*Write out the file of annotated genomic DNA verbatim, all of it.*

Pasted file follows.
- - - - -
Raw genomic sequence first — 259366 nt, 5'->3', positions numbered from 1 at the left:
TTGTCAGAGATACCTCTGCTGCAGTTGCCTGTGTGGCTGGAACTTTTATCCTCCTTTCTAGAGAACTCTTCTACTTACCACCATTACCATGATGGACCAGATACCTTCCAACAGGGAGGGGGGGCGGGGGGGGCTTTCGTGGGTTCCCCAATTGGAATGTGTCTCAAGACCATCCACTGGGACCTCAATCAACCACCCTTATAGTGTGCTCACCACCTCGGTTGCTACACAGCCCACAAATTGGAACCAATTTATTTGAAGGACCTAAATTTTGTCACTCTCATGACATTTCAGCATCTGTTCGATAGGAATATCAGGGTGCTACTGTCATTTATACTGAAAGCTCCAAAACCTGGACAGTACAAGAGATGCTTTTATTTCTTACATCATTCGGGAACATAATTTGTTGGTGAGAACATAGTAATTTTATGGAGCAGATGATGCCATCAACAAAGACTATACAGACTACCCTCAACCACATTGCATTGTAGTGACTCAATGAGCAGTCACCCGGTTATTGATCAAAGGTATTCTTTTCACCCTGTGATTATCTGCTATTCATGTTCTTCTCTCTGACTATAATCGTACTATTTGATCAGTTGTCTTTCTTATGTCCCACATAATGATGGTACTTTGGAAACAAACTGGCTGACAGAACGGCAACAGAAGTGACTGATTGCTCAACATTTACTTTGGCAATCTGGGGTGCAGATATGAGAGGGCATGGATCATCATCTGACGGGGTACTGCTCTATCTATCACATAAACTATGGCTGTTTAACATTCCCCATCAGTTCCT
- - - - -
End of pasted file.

Raw genomic sequence first — 259366 nt, 5'->3', positions numbered from 1 at the left:
TTGTCAGAGATACCTCTGCTGCAGTTGCCTGTGTGGCTGGAACTTTTATCCTCCTTTCTAGAGAACTCTTCTACTTACCACCATTACCATGATGGACCAGATACCTTCCAACAGGGAGGGGGGGCGGGGGGGGCTTTCGTGGGTTCCCCAATTGGAATGTGTCTCAAGACCATCCACTGGGACCTCAATCAACCACCCTTATAGTGTGCTCACCACCTCGGTTGCTACACAGCCCACAAATTGGAACCAATTTATTTGAAGGACCTAAATTTTGTCACTCTCATGACATTTCAGCATCTGTTCGATAGGAATATCAGGGTGCTACTGTCATTTATACTGAAAGCTCCAAAACCTGGACAGTACAAGAGATGCTTTTATTTCTTACATCATTCGGGAACATAATTTGTTGGTGAGAACATAGTAATTTTATGGAGCAGATGATGCCATCAACAAAGACTATACAGACTACCCTCAACCACATTGCATTGTAGTGACTCAATGAGCAGTCACCCGGTTATTGATCAAAGGTATTCTTTTCACCCTGTGATTATCTGCTATTCATGTTCTTCTCTCTGACTATAATCGTACTATTTGATCAGTTGTCTTTCTTATGTCCCACATAATGATGGTACTTTGGAAACAAACTGGCTGACAGAACGGCAACAGAAGTGACTGATTGCTCAACATTTACTTTGGCAATCTGGGGTGCAGATATGAGAGGGCATGGATCATCATCTGACGGGGTACTGCTCTATCTATCACATAAACTATGGCTGTTTAACATTCCCCATCAGTTCCT